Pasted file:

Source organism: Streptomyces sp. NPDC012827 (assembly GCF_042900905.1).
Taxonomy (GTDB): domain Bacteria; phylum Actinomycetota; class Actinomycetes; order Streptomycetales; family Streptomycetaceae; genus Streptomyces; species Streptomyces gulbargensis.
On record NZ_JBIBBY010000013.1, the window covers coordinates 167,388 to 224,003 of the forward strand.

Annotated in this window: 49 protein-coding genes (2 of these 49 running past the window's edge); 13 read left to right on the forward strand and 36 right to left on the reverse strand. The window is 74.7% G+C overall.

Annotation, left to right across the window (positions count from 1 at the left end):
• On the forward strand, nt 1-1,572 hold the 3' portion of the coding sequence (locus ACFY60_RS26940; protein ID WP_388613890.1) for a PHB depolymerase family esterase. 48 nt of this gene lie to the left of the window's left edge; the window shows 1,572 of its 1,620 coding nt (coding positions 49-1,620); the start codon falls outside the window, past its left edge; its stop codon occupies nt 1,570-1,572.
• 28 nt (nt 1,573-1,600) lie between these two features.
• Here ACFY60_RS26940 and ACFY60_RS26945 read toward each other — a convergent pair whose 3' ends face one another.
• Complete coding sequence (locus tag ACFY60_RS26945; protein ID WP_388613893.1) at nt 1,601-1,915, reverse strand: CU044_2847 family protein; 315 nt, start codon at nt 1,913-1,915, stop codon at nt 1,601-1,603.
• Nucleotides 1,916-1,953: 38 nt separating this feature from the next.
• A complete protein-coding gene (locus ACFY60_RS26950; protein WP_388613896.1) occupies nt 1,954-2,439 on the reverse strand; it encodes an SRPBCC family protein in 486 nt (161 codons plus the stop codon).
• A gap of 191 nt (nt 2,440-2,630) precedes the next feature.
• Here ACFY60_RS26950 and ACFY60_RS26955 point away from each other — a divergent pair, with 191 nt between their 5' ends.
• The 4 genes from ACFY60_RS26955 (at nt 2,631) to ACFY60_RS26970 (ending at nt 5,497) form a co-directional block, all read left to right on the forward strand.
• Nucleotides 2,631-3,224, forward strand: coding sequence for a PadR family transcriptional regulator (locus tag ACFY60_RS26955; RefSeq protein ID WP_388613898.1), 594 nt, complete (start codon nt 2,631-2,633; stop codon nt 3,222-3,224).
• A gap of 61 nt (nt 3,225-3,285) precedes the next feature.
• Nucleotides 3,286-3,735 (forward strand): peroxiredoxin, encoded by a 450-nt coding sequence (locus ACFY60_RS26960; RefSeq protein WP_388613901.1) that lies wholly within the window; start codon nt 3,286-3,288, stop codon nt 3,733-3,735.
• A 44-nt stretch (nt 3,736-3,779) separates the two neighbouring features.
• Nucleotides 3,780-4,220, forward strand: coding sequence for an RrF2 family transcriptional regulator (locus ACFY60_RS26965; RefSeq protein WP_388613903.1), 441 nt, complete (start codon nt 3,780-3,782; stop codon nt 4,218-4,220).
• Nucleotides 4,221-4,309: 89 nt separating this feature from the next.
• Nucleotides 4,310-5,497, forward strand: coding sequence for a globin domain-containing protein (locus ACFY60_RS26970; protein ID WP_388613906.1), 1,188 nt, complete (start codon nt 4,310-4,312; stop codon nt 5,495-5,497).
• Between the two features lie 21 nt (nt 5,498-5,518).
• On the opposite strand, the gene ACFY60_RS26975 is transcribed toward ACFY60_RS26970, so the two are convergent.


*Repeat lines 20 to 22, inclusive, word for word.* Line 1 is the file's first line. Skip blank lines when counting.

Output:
• Nucleotides 4,221-4,309: 89 nt separating this feature from the next.
• Nucleotides 4,310-5,497, forward strand: coding sequence for a globin domain-containing protein (locus ACFY60_RS26970; protein ID WP_388613906.1), 1,188 nt, complete (start codon nt 4,310-4,312; stop codon nt 5,495-5,497).
• Between the two features lie 21 nt (nt 5,498-5,518).